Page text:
Saturday’s come-from-behind win against Pittsburg State University took an emotional toll on the Fort Hays State University football team.

FHSU coach Chris Brown reiterated that fact Tuesday when he spoke at his weekly news conference. FHSU still was riding a bit of an emotional high.

Traditionally, the Tigers haven’t played well the week following a big win against Pittsburg State.

Coach wasn’t going to deny that fact either.

Those bad weeks the past six years have just happened to come against this week’s opponent, and the Tigers need to come back down to earth in a hurry.

The No. 8 ranked and 6-0 Tigers will square off against Washburn (5-1) at 2 p.m. Saturday at Lewis Field Stadium.

Coming off the emotional rally during its homecoming last week, FHSU is guarding against a letdown heading into a huge matchup with the Ichabods.

“We’re not going to let one week get our head riled up,” sophomore tight end Matt Wendelberger said of the big win, which came in front of a capacity crowd. “We’re on a mission. We’re trying to be the best in the conference, win the conference.

“We just have to stay focused,” he added. “It’s just like climbing a ladder — one step at a time.”

On that metaphorical ladder, Washburn is a big rung. The Tigers understand if they want to have a chance at a conference title, Saturday is a must-have at home.

“We’re just going with the flow,” senior running back Kenneth Iheme said. “It’s hard because you know there’s distractions. Everybody’s talking about this and talking about that. We know we have talent on this team. We knew when we’re playing at the best of our ability, we can do great things.”

The Ichabods have played just as well as anyone, though, and have suffered just one loss, a 20-14 setback to No. 1 ranked and defending national champion Northwest Missouri State University, a team the Tigers have yet to play. Outside of that, the Tigers and Ichabods share four common opponents so far — wins against Missouri Southern, Pittsburg State, Lindenwood and Northeastern State.

“It’s a huge game this week,” Brown said. “When you watch them on the field, they’re a physical football team. They’re going to ground and pound, try to control the clock.”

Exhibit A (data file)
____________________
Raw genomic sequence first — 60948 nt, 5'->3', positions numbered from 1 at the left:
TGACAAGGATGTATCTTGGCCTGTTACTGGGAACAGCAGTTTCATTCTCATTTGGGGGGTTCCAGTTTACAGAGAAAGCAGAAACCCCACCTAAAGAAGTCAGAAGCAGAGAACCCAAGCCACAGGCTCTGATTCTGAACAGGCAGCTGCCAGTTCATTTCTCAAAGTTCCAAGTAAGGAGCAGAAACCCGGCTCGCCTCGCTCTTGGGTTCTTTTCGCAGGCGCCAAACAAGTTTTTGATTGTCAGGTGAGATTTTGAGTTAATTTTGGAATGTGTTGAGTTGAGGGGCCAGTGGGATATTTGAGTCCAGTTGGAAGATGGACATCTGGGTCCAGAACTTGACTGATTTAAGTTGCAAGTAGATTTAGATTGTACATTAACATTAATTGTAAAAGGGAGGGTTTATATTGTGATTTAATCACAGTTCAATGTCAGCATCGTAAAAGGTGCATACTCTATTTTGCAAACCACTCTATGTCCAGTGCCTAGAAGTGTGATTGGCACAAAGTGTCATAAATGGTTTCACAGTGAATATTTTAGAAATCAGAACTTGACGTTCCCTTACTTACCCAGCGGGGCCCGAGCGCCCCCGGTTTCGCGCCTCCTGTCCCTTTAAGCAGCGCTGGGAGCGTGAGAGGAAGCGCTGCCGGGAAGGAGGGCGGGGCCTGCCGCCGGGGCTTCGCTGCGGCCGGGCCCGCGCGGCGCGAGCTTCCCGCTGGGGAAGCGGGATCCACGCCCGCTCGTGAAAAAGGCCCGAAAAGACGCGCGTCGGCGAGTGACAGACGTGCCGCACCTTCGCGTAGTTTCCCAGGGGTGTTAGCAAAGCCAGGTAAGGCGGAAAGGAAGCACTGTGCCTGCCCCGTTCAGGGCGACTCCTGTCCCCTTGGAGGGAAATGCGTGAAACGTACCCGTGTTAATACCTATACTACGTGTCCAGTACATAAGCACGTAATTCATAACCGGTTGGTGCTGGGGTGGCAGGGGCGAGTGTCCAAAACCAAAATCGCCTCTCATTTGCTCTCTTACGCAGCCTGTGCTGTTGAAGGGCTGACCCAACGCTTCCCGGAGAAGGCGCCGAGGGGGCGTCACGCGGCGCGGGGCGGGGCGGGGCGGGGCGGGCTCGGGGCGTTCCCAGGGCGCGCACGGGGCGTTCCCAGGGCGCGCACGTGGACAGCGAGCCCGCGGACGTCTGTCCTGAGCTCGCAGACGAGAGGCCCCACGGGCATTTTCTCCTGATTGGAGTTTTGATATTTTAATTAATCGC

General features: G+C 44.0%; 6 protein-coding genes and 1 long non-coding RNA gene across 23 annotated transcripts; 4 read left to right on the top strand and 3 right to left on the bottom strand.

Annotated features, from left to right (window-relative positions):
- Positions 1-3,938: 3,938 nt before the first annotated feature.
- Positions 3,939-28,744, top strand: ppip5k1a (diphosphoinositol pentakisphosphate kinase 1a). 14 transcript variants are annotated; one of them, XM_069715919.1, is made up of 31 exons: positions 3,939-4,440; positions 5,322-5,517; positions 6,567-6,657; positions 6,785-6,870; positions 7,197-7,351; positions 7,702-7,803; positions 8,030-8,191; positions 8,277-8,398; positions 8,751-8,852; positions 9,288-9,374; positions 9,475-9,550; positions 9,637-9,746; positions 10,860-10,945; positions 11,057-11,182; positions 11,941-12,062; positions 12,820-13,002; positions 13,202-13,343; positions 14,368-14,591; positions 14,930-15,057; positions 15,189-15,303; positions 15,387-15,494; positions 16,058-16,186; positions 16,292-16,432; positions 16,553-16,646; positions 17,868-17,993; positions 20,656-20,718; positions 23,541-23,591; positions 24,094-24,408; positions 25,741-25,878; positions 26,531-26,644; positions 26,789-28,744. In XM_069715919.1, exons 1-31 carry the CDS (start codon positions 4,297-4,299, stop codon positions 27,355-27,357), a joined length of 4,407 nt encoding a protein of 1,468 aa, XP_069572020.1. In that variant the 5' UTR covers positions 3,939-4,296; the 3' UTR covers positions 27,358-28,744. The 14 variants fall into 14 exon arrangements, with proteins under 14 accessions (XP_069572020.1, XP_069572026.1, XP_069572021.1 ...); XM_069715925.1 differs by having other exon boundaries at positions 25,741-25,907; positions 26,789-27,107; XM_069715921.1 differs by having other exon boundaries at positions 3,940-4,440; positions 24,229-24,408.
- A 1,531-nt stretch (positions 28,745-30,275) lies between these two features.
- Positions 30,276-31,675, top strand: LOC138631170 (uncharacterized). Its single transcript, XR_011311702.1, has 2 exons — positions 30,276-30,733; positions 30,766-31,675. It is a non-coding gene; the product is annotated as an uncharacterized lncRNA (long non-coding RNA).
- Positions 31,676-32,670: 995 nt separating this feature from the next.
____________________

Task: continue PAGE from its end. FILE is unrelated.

Brown knows all too well what the Ichabods are capable of. The seventh-year Tiger skipper spent nine years as an assistant for the Ichabods and 16th-year head coach Craig Schurig. Washburn owns a 1-5 mark against the Tigers since Brown took over. The one victory came in 2015 in Hays. Only Northwest Missouri State has a better MIAA record against a Brown-coached team.

This year’s Tiger team, though, has found a way to win in just about every fashion. FHSU has blown teams out, won close games and even rallied the last two weeks after big early deficits.

“I think they’re playing well. I think they’ve built some confidence,” Schurig said. “We’ve had good things come out of each game we’ve played. Obviously, Hays is a really good team. I think our kids are excited to play a team like this.”

The teams are nearly identical in what they’ve done so far. Washburn is second in the MIAA at 35.8 points per game, while FHSU is fourth at 34. The Tigers sit second in the conference, giving up just 16 points per game, while Washburn is third, surrendering just 18.7 per outing. Only Northwest Missouri is better defensively.

“They’re always where they’re supposed to be,” Brown said of the Ichabods. “It’s going to be a tough physical ball game, and probably going to come down to the wire.”

FHSU has had that happen the last two weeks. The Tigers trailed at Lindenwood on three occasions before grabbing a three-point win, then rallied from 17-0 with backup quarterback Jacoby Williams last week against the Gorillas.

Junior starter Jacob Mezera should be back this week, Brown said, adding he probably could have made his way back on the field against Pitt State after an ankle sprain.

Speaking this week, the Ichabods were preparing for Mezera, who averages 235.7 passing yards per outing. He spreads the ball around to sophomore Layne Bieberle, junior Monterio Burchfield and senior Tyler Bacon — along with utilizing the tight ends and Iheme and Charles Tigner out of the backfield.

“One thing we noticed is they like to get the ball on the edge to their playmakers and just let them make plays in the open field,” Washburn senior defensive lineman Trey Parker said. “Which means, as a defense, we have to rally to the ball and just corral the ball carrier.”

Not many have been able to do that when the ball carrier is Iheme. His big outings the last two weeks have pushed the senior into second in the MIAA with 111 rushing yards per game. He is tied for the conference lead in rushing scores with eight.

Washburn counters with a run-heavy attack. The Ichabods average 192 rushing yards per contest and have 14 rushing TDs, second best in the conference. The Tigers, like always, still know they have to be ready for anything.

“They try to sleep teams. They try to sneak a couple passing plays,” said Tiger senior DB Kamon Clayton. “Just doing our assignment. Don’t let the run distract you, because they can pass the ball, they have good receivers.”

FHSU still will try to put together a complete game, something Brown said they haven’t done, with the exception of a blowout win in Week 2 against University of Central Missouri, or much like the Tigers did from the middle of the second quarter on last week.

“It’s some fine-tuning here and there. It really comes down to us players just relaxing,” Wendelberger said. “We had jitters. Homecoming, all the hoopla about being ranked. We just had to calm down and play Tiger football.”

The Topeka Capital Journal’s 
Rick Peterson Jr. 
contributed to this report.